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Smash the 3-Sisters Bridge: 1969 | by Washington Area Spark
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Smash the 3-Sisters Bridge: 1969

A poster calling for a rally to “Smash the 3 Sisters Bridge” at Georgetown University followed by a march to the bridge site November 16, 1969 sponsored by the Student Committee on the Transportation Crisis.

 

The SCTC was set up by students at George Washington, American and Georgetown universities to assist the efforts of the long-standing Emergency Committee on the Transportation Crisis led by Reginald Booker.

 

The SCTC was influenced by the more radical faction of the recently fractured Students for a Democratic Society and by the Yippies.

 

The group engaged in a number of confrontations with police at and around the bridge site, resulting in stone throwing, tear gas and arrests.

 

The November 16th demonstration followed clashes by antiwar demonstrators at the South Vietnamese Embassy Nov. 14th and at the Justice Department Nov. 15th. Following the November 16th bridge rally, young people, barred from the bridge site, blocked entrances to Key Bridge and clashed with police in the streets of Georgetown.

 

Opposition to the bridge was seen as the key to stopping a planned series of freeways that would destroy thousands of primarily black homes and crisscross the city.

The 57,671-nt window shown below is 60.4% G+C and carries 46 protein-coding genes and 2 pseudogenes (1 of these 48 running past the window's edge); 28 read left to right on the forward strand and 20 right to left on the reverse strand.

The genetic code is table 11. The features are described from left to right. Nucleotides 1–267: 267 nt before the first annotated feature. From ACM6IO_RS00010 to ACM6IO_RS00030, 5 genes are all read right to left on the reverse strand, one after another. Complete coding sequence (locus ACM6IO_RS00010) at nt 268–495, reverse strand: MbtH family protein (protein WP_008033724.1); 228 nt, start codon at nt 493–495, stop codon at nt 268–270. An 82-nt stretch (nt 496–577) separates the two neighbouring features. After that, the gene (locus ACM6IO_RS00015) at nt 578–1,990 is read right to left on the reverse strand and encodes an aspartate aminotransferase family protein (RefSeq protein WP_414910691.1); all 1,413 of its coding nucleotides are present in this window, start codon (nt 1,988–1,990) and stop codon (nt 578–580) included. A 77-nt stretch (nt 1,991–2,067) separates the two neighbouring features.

A court order stopped construction on the bridge located several hundred yards north of the existing Key Bridge in Aug. 1970 and it was never resumed.

 

Later on legislation passed Congress allowing localities to utilize unused freeway construction funds for subway building and D.C. then took freeway and bridge funds and used them to accelerate the building of the Metrorail system.

 

The initial construction of piers for the Three Sisters Bridge were wiped away by Hurricane Agnes in 1972.

 

For a PDF of this one-sided poster, see washingtonspark.files.wordpress.com/2020/01/smash-the-3-s...

 

For more information and related images, see flic.kr/s/aHsm9Nkhh3

 

Likely produced by Sammie Abbott. The poster is housed in the ECTC Collection in the Washingtonia Division of the D.C. Library.

 

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Taken in November 1969